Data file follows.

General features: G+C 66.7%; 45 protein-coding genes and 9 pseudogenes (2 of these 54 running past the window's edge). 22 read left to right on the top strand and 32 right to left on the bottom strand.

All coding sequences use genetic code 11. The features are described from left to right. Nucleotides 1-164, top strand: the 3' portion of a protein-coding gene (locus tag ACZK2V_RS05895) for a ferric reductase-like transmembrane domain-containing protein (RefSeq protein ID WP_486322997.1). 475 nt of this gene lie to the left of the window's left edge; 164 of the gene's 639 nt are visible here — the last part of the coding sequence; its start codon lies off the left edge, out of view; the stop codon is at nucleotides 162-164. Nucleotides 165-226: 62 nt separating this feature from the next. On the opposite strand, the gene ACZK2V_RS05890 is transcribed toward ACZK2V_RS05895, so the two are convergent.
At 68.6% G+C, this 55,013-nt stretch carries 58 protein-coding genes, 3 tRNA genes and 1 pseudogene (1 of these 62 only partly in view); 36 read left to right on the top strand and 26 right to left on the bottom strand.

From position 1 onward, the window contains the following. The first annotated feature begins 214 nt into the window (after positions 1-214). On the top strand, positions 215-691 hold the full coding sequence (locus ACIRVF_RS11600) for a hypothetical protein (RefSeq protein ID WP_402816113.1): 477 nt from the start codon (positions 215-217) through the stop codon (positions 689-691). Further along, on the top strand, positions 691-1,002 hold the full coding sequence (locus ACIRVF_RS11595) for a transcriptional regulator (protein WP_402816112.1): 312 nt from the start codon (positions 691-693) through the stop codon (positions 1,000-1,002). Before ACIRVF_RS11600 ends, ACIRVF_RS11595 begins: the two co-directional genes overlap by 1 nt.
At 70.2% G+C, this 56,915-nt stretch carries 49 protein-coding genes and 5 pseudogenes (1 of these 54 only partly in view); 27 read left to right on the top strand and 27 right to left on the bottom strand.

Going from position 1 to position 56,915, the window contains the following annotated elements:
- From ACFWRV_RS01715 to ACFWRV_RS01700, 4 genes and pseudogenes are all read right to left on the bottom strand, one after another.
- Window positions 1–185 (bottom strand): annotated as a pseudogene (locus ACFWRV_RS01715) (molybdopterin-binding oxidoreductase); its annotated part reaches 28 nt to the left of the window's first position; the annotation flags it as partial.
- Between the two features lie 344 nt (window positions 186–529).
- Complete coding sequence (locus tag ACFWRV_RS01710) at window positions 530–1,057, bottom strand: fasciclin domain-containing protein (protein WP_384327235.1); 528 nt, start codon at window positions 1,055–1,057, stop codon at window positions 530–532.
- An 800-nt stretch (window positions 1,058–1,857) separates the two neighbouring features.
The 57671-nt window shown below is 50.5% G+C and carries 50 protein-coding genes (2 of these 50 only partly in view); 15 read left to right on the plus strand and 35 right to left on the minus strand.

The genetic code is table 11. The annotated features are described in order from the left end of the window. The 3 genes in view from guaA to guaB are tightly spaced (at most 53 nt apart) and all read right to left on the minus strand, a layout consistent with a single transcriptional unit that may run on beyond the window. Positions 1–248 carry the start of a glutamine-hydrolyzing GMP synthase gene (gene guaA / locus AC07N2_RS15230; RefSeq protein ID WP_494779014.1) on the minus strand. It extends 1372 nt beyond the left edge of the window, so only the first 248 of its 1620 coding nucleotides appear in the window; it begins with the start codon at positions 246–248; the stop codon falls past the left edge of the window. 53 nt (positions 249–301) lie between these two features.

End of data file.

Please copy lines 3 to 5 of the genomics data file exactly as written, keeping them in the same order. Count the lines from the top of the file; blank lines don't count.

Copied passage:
At 68.6% G+C, this 55,013-nt stretch carries 58 protein-coding genes, 3 tRNA genes and 1 pseudogene (1 of these 62 only partly in view); 36 read left to right on the top strand and 26 right to left on the bottom strand.

From position 1 onward, the window contains the following. The first annotated feature begins 214 nt into the window (after positions 1-214). On the top strand, positions 215-691 hold the full coding sequence (locus ACIRVF_RS11600) for a hypothetical protein (RefSeq protein ID WP_402816113.1): 477 nt from the start codon (positions 215-217) through the stop codon (positions 689-691). Further along, on the top strand, positions 691-1,002 hold the full coding sequence (locus ACIRVF_RS11595) for a transcriptional regulator (protein WP_402816112.1): 312 nt from the start codon (positions 691-693) through the stop codon (positions 1,000-1,002). Before ACIRVF_RS11600 ends, ACIRVF_RS11595 begins: the two co-directional genes overlap by 1 nt.
At 70.2% G+C, this 56,915-nt stretch carries 49 protein-coding genes and 5 pseudogenes (1 of these 54 only partly in view); 27 read left to right on the top strand and 27 right to left on the bottom strand.